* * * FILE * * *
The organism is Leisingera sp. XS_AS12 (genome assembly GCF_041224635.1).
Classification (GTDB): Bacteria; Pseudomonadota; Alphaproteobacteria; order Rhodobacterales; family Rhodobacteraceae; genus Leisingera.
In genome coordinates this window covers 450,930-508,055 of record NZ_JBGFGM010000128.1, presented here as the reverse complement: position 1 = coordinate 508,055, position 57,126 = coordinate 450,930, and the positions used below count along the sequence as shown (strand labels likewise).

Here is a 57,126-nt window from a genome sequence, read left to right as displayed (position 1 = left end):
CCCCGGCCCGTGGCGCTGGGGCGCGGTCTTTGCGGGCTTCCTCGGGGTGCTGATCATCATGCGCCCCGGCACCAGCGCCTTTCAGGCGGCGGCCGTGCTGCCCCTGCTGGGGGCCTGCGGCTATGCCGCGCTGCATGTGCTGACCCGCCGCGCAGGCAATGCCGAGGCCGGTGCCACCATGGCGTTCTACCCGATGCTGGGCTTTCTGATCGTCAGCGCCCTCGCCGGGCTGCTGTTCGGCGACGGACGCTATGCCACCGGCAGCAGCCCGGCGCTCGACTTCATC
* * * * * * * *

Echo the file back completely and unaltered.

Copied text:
The organism is Leisingera sp. XS_AS12 (genome assembly GCF_041224635.1).
Classification (GTDB): Bacteria; Pseudomonadota; Alphaproteobacteria; order Rhodobacterales; family Rhodobacteraceae; genus Leisingera.
In genome coordinates this window covers 450,930-508,055 of record NZ_JBGFGM010000128.1, presented here as the reverse complement: position 1 = coordinate 508,055, position 57,126 = coordinate 450,930, and the positions used below count along the sequence as shown (strand labels likewise).

Here is a 57,126-nt window from a genome sequence, read left to right as displayed (position 1 = left end):
CCCCGGCCCGTGGCGCTGGGGCGCGGTCTTTGCGGGCTTCCTCGGGGTGCTGATCATCATGCGCCCCGGCACCAGCGCCTTTCAGGCGGCGGCCGTGCTGCCCCTGCTGGGGGCCTGCGGCTATGCCGCGCTGCATGTGCTGACCCGCCGCGCAGGCAATGCCGAGGCCGGTGCCACCATGGCGTTCTACCCGATGCTGGGCTTTCTGATCGTCAGCGCCCTCGCCGGGCTGCTGTTCGGCGACGGACGCTATGCCACCGGCAGCAGCCCGGCGCTCGACTTCATC